+44 (0)20 7264 8346, or edward.rushton@hfw.com, or your usual contact at HFW.

  1. See: http://www.lmalloyds.com/actclauses and http://www.lmalloyds.com/LMA/Underwriting/Non-Marine/wordings_forum/inurance_act_clauses_guidance_payment.aspx

2. Court cases and arbitration

England and Wales: Location, location, location – R&V Versicherung AG v Robertson and Co SA1

This case emphasised the principle that the courts will seek to enforce agreements between parties as to jurisdiction, but also reinforces the importance of making sure such agreements are clearly evidenced in writing.

In this case, the court considered the application of the Lugano Convention to a dispute about jurisdiction between a reinsurer and a loss adjuster. Cases of this type turn on the precise terms of the agreement between the parties so are necessarily very fact specific. Nevertheless, the judge gave a useful summary of the general principles set out in the authorities.

The claimant (R&V), a German reinsurance company, participated in a quota share reinsurance contract led by another reinsurer. The reinsurance faced a number of claims arising from the New Zealand earthquakes which occurred between September 2010 and June 2011 and the lead reinsurer and R&V agreed to instruct the defendant (Robertson) jointly to adjust the claims on their behalf. The long-running relationship between the lead reinsurer and Robertson was governed by a Master Agreement containing a English law and jurisdiction clause. There was no formal written agreement between R&V and Robertson for the instant loss adjusting services.

When a dispute arose about the standard of Robertson’s performance, R&V argued that its agreement with Robertson was on the terms of a Master Agreement with the lead reinsurer, and therefore governed by English jurisdiction, in accordance with Article 23 of the Lugano Convention. Robertson argued that the terms of the Master Agreement did not govern its relationship with R&V.

The Lugano Convention deals with issues of cross-border jurisdiction between EU member states, plus Iceland, Norway and Switzerland. Article 23 provides that where the parties have agreed that the courts of a particular contracting state shall have jurisdiction, that agreement is binding. Article 23 also provides that any agreement must be in writing or evidenced in writing. The question for the court in this case was whether or not their relationship was subject to the terms of the Master Agreement and therefore the agreement on applicable jurisdiction.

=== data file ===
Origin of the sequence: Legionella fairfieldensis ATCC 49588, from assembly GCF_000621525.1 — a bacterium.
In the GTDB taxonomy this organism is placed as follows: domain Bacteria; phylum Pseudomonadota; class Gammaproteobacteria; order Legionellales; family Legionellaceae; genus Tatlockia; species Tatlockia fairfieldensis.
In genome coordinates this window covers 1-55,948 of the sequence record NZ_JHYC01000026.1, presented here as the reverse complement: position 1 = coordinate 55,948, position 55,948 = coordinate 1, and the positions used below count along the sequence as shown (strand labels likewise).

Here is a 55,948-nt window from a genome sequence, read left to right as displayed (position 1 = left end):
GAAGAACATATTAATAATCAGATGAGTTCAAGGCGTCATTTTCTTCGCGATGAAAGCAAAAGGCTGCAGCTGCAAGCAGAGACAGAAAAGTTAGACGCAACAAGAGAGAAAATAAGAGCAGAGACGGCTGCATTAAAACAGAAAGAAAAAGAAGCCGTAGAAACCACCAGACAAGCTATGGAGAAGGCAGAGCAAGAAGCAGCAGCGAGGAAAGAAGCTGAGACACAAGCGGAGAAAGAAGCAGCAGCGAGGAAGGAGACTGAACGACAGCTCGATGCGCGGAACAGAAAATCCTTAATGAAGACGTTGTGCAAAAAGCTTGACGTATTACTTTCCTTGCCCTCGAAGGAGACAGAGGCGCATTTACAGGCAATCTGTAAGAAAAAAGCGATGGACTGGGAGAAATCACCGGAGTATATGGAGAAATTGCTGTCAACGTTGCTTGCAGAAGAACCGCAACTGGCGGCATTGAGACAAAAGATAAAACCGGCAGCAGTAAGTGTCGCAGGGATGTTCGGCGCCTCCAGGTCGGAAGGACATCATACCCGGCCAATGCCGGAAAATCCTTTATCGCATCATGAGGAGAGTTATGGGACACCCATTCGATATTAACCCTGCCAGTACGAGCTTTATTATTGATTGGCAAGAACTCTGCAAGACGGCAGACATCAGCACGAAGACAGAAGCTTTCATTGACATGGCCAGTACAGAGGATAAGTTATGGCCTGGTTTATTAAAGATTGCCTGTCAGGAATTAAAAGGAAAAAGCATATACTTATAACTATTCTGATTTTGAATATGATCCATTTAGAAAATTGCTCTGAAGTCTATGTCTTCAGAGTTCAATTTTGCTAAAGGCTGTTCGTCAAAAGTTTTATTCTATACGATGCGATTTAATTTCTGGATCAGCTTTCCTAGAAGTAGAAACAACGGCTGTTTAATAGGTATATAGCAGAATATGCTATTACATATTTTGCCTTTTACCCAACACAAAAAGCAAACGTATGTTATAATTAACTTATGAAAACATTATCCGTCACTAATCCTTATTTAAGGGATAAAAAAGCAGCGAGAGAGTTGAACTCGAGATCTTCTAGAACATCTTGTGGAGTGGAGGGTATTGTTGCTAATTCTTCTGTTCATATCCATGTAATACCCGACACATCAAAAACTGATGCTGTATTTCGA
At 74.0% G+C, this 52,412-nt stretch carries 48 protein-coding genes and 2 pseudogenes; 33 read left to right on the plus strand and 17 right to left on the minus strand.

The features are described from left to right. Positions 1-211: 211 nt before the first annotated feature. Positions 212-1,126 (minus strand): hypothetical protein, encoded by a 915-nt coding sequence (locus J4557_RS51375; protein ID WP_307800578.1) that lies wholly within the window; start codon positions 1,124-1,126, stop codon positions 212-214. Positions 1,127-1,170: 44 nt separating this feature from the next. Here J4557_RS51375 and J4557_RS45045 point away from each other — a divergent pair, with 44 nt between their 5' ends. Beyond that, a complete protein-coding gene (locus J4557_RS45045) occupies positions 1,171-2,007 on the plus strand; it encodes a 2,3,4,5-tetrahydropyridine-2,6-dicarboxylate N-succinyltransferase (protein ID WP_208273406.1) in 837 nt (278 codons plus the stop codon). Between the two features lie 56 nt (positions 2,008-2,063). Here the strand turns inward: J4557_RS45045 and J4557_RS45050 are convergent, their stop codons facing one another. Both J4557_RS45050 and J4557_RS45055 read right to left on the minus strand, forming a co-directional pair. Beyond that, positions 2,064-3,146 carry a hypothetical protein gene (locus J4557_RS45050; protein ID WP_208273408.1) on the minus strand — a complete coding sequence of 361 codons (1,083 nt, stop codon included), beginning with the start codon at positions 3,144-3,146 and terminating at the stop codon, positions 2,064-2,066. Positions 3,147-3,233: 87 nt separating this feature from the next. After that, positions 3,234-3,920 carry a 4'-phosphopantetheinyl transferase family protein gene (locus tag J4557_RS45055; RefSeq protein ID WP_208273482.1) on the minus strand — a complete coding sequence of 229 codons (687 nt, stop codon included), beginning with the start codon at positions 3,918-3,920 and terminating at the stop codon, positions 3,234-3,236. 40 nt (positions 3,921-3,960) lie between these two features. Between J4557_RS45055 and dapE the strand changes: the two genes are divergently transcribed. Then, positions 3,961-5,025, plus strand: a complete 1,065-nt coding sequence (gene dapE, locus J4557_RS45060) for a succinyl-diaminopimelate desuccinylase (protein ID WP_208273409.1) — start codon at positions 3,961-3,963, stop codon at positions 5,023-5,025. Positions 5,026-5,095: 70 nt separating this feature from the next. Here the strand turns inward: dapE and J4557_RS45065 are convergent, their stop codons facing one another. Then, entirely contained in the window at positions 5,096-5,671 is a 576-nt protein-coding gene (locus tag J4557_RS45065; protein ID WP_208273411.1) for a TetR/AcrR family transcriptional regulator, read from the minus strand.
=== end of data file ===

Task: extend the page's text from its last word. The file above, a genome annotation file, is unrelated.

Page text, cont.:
In his judgment, the judge set out the general principles derived from case law, and applying those to these facts found there was a good arguable case that, other than in relation to certain financial terms, R&V, the lead reinsurer and Robertson agreed to proceed in accordance with the Master Agreement, and that such agreement was recorded in writing. He based this finding on contemporaneous documents, which showed R&V had requested a copy of the agreement leading to a reasonable assumption that it would join the agreement as part of joining the instruction, and strongly implied that the parties were proceeding on this basis.

He rejected an argument from Robertson that the Master Agreement was plainly not intended to apply since a number of its clauses were irrelevant to the instruction by R&V. He also referred to the principle that an agreement as to jurisdiction for the purposes of the Lugano Convention was an independent concept of EU law, so even if the agreement as a whole had been void or invalid as a whole as a matter of English law, this would have been irrelevant to the question of the agreement on jurisdiction. In effect, it was severable from the rest of the agreement.

For more information, please contact Rupert Warren, Senior Associate, London, on +44 (0)20 7264 8478, or rupert.warren@hfw.com, or your usual contact at HFW.

Footnote

  1. [2016] EWHC 1243 (QB)

3. HFW publications and events

ATLANTIK CONFIDENCE: Cargo insurers “break limits” in unprecedented judgment

HFW have published a briefing1 on the ATLANTIK CONFIDENCE judgment. In this case, the vessel owner made an application to limit its liability under the Convention on Limitation of Liability for Maritime Claims 1976, which the cargo insurers sought to defend on the basis that the loss of the vessel along with her cargo was caused by the “personal act or omission” of the owners. The briefing sets out the factual background to the case, examines the legal arguments which were made and analyses the judgment.

Footnote

  1. http://www.hfw.com/ATLANTIK-CONFIDENCE-Cargo-Insurers-break-limits-in-unprecedented-judgment-October-2016

HFW Partner John Barlow presents seminar on Commodities Document Fraud Insurance

On Tuesday 11 October, HFW Partner John Barlow presented a seminar in Geneva on Commodities Document Fraud Insurance.